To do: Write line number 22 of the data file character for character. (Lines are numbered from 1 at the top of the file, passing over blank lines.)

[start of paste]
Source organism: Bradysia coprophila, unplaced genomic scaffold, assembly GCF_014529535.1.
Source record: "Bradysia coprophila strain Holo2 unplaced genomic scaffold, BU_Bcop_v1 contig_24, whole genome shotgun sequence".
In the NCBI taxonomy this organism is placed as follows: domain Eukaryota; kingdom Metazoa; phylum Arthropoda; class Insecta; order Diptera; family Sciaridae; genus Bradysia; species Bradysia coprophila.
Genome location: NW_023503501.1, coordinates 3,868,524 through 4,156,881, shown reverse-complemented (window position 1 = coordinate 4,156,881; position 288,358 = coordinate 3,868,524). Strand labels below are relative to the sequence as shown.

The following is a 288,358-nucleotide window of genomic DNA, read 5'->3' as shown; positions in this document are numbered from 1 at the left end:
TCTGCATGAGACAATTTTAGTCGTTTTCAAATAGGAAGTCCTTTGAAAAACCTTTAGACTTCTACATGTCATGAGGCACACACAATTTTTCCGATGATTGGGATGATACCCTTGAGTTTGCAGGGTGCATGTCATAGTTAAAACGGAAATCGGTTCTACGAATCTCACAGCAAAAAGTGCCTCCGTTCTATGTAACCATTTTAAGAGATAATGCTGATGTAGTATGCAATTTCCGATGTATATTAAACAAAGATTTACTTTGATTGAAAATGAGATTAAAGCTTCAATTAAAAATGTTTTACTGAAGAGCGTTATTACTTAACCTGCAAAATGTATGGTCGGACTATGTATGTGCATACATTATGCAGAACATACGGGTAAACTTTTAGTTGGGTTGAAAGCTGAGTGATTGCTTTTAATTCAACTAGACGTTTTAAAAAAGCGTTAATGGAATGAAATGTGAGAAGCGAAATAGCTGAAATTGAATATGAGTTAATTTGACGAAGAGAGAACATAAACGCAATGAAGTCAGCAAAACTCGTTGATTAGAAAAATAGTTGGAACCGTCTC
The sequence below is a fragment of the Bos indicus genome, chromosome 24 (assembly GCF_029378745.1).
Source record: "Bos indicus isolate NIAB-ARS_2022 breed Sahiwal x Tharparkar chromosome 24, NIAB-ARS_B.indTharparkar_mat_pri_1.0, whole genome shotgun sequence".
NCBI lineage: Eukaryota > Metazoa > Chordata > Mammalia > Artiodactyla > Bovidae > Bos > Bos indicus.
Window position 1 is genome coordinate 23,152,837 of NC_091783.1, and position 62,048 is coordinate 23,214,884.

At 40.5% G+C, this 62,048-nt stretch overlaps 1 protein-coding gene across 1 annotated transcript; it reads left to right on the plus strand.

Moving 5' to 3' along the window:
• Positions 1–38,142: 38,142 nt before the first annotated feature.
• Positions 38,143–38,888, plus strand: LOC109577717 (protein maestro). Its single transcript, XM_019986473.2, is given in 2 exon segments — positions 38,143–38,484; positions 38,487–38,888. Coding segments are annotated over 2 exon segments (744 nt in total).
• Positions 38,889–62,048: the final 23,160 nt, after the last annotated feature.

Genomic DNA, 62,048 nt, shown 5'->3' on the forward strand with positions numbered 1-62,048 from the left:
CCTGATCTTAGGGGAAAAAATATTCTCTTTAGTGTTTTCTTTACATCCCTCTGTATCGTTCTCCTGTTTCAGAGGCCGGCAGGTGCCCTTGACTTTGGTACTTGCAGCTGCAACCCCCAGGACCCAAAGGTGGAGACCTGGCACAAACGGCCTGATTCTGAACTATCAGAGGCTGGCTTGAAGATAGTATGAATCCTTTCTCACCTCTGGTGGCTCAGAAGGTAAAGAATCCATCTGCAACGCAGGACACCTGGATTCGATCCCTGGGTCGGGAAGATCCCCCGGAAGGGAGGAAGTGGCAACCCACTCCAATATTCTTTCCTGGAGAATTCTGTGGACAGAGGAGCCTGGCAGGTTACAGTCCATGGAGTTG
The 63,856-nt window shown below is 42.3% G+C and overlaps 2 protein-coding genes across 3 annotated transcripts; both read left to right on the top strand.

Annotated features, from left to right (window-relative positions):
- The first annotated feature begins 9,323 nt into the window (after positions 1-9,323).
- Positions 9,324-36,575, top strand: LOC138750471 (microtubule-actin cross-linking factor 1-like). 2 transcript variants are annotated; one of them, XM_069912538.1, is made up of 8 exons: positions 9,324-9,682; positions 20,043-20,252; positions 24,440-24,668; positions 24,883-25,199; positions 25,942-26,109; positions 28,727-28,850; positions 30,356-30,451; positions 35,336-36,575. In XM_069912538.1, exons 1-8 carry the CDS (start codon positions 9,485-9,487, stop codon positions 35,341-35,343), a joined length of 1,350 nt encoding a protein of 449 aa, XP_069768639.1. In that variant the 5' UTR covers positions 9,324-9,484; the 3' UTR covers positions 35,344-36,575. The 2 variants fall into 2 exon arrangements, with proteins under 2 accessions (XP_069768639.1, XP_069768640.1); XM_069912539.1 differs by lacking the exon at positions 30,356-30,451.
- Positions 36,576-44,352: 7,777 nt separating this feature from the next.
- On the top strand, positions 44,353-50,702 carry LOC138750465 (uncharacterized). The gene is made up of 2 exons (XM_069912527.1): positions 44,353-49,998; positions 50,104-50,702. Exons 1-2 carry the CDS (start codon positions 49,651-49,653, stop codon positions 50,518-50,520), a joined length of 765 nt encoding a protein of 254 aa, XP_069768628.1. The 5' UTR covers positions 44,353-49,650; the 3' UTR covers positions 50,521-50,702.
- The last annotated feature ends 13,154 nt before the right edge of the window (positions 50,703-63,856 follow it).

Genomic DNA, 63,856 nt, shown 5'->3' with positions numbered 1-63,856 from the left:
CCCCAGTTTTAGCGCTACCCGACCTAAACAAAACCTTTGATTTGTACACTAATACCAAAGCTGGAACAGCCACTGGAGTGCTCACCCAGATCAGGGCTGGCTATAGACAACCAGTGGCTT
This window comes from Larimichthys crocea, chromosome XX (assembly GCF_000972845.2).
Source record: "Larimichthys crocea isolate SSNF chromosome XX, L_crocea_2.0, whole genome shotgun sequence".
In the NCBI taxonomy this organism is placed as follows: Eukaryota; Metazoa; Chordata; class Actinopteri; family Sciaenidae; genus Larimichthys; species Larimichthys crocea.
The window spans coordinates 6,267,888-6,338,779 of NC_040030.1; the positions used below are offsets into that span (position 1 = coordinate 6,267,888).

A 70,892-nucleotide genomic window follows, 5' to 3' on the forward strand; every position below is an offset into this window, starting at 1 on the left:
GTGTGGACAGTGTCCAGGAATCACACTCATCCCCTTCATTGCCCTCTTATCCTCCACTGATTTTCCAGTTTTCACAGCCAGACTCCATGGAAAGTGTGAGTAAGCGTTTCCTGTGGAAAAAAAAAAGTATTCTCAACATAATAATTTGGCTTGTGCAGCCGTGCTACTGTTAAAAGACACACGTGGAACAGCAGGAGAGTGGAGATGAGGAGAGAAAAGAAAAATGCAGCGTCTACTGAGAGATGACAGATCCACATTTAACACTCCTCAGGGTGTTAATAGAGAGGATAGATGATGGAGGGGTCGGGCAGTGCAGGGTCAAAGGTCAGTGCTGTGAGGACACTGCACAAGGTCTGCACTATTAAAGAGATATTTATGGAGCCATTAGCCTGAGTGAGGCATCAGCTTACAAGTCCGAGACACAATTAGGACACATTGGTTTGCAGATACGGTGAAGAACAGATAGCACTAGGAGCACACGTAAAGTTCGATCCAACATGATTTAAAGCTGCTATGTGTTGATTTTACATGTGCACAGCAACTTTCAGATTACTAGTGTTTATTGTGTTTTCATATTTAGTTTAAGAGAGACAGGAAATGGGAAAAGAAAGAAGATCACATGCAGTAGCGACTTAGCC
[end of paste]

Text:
- Positions 36,576-44,352: 7,777 nt separating this feature from the next.